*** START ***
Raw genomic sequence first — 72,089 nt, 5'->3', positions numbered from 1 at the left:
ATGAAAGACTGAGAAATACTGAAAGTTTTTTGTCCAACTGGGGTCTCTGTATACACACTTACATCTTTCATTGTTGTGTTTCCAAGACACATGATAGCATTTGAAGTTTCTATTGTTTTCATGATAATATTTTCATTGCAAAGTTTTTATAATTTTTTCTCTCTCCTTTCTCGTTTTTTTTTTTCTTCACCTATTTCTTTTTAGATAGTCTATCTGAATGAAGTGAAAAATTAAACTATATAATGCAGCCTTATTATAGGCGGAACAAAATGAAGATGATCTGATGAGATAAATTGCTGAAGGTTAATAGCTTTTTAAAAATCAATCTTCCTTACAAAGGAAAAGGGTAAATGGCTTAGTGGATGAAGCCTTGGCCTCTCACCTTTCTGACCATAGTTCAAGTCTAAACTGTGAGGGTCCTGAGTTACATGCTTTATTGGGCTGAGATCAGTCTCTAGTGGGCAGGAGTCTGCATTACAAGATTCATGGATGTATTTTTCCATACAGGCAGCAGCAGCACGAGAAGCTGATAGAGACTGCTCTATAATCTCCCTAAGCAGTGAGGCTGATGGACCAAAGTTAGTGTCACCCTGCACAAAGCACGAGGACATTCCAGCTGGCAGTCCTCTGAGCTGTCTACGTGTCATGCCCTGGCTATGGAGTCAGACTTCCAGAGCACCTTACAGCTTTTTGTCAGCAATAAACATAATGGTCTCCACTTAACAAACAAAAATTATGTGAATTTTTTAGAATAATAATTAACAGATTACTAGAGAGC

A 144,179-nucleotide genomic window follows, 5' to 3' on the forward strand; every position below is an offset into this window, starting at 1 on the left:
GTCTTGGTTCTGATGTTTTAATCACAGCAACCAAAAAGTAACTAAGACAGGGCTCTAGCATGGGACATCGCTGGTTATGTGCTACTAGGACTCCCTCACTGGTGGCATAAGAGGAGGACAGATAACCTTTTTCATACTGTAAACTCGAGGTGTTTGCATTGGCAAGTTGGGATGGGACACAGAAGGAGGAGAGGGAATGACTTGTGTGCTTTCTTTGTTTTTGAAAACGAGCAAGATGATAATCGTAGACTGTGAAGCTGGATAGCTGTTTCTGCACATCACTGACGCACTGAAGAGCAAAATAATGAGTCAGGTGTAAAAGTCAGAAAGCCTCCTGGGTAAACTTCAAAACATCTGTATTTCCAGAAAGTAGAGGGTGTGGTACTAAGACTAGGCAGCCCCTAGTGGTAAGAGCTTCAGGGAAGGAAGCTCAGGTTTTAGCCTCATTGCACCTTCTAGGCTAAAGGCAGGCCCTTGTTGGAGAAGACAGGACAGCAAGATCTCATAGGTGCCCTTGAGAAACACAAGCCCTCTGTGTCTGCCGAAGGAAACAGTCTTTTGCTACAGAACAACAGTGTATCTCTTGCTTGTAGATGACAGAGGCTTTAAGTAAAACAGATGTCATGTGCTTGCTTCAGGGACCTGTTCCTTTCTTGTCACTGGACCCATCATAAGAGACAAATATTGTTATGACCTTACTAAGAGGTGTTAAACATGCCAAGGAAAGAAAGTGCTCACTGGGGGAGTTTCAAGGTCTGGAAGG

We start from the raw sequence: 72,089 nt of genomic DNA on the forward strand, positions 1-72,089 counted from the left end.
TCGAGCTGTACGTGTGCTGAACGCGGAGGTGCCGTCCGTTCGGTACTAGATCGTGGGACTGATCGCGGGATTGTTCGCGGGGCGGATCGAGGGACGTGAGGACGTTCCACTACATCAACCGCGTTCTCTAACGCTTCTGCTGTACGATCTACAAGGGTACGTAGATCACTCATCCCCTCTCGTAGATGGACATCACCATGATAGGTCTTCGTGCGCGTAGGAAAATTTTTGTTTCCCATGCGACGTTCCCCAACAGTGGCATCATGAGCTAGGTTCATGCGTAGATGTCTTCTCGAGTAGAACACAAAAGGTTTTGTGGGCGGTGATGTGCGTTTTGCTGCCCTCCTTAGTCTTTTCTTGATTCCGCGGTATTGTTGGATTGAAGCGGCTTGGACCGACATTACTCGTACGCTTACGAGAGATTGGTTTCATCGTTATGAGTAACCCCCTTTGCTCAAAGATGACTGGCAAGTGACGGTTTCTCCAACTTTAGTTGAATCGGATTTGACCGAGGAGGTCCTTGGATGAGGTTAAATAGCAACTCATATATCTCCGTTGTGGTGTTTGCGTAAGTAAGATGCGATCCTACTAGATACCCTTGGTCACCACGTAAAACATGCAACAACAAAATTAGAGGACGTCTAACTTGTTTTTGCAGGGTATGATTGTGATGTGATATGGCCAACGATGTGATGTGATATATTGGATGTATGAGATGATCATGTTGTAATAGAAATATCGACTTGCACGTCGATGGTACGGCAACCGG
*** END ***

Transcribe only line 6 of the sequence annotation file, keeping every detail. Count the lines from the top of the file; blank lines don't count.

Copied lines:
TCGAGCTGTACGTGTGCTGAACGCGGAGGTGCCGTCCGTTCGGTACTAGATCGTGGGACTGATCGCGGGATTGTTCGCGGGGCGGATCGAGGGACGTGAGGACGTTCCACTACATCAACCGCGTTCTCTAACGCTTCTGCTGTACGATCTACAAGGGTACGTAGATCACTCATCCCCTCTCGTAGATGGACATCACCATGATAGGTCTTCGTGCGCGTAGGAAAATTTTTGTTTCCCATGCGACGTTCCCCAACAGTGGCATCATGAGCTAGGTTCATGCGTAGATGTCTTCTCGAGTAGAACACAAAAGGTTTTGTGGGCGGTGATGTGCGTTTTGCTGCCCTCCTTAGTCTTTTCTTGATTCCGCGGTATTGTTGGATTGAAGCGGCTTGGACCGACATTACTCGTACGCTTACGAGAGATTGGTTTCATCGTTATGAGTAACCCCCTTTGCTCAAAGATGACTGGCAAGTGACGGTTTCTCCAACTTTAGTTGAATCGGATTTGACCGAGGAGGTCCTTGGATGAGGTTAAATAGCAACTCATATATCTCCGTTGTGGTGTTTGCGTAAGTAAGATGCGATCCTACTAGATACCCTTGGTCACCACGTAAAACATGCAACAACAAAATTAGAGGACGTCTAACTTGTTTTTGCAGGGTATGATTGTGATGTGATATGGCCAACGATGTGATGTGATATATTGGATGTATGAGATGATCATGTTGTAATAGAAATATCGACTTGCACGTCGATGGTACGGCAACCGG